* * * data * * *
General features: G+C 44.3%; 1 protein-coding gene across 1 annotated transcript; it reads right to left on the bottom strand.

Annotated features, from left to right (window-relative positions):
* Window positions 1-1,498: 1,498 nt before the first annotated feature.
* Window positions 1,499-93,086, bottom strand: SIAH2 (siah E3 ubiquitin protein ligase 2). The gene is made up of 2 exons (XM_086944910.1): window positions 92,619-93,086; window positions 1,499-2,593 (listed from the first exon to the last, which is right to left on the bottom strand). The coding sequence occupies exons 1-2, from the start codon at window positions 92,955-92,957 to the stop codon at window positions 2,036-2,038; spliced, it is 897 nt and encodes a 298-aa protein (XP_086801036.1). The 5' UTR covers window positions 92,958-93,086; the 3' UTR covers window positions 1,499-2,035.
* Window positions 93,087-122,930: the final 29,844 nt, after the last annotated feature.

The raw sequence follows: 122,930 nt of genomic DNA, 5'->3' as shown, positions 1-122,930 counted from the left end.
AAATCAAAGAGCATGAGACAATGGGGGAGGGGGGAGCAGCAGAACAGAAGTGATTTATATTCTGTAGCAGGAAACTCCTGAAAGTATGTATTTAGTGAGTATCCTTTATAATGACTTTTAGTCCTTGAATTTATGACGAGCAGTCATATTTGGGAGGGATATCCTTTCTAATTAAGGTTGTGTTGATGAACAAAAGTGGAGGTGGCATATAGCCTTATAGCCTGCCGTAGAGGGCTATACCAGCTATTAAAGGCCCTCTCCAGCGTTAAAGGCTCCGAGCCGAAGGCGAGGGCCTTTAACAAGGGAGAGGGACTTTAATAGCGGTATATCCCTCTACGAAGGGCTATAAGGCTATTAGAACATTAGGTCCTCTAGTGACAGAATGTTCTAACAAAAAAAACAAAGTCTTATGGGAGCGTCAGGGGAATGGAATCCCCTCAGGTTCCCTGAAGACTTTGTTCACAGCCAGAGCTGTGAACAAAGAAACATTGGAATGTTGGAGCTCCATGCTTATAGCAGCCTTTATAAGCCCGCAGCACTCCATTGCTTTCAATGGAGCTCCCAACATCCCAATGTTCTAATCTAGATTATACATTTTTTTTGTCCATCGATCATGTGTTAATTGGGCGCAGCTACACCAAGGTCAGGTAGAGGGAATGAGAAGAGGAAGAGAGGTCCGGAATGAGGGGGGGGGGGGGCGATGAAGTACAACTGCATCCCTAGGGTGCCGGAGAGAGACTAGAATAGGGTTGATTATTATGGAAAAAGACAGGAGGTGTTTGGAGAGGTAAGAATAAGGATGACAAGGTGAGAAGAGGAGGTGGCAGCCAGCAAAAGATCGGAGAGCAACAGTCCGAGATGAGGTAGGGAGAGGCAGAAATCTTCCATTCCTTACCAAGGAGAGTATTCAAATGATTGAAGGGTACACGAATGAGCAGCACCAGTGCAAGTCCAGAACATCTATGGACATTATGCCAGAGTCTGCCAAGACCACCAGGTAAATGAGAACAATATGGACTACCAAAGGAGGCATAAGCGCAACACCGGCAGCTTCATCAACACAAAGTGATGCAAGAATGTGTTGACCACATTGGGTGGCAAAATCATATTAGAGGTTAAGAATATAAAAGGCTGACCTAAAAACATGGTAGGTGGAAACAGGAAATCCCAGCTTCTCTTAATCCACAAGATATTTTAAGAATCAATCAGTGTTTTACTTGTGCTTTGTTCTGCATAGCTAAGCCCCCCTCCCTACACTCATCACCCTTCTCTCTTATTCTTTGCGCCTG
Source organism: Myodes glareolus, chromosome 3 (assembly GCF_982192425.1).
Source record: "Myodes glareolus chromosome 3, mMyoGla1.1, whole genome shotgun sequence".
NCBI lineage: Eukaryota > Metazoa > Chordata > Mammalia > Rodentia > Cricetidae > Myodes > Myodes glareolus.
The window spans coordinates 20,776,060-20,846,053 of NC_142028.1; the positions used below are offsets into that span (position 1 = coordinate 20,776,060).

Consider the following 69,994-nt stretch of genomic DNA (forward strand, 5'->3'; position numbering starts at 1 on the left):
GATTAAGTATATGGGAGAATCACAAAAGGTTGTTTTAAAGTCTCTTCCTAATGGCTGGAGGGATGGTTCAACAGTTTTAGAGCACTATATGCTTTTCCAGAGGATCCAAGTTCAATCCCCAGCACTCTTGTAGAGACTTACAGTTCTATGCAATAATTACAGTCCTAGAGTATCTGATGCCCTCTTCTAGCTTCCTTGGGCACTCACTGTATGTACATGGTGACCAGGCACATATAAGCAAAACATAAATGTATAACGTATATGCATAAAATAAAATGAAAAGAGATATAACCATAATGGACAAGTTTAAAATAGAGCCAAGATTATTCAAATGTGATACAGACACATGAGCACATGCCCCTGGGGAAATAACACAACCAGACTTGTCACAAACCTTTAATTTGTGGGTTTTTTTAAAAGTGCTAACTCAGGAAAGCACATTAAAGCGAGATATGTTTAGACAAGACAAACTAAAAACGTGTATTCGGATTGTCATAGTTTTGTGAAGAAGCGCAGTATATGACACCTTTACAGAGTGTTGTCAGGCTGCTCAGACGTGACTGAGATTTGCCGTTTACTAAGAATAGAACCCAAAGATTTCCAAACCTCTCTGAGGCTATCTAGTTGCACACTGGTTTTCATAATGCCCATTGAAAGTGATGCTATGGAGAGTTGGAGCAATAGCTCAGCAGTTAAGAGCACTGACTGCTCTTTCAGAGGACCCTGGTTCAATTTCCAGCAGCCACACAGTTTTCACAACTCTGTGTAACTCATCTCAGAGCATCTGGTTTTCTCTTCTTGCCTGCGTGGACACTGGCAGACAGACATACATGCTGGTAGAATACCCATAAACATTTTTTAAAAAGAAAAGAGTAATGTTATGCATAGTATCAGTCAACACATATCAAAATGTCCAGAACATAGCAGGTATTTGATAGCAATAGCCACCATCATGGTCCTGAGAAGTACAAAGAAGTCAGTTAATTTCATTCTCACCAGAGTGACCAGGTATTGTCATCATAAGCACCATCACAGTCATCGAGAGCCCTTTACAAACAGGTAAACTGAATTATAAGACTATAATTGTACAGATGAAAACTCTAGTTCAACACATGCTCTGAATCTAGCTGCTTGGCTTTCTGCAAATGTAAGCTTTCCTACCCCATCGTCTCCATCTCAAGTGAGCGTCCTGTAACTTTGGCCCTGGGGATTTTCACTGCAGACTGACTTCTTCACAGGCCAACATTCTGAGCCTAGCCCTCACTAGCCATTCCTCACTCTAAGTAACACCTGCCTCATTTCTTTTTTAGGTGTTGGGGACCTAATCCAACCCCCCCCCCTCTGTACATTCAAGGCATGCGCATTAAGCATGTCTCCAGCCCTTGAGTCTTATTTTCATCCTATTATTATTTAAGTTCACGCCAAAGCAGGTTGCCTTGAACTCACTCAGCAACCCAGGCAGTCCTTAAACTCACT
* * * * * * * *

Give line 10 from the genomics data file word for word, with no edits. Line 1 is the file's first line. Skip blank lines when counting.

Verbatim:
NCBI lineage: Eukaryota > Metazoa > Chordata > Mammalia > Rodentia > Cricetidae > Myodes > Myodes glareolus.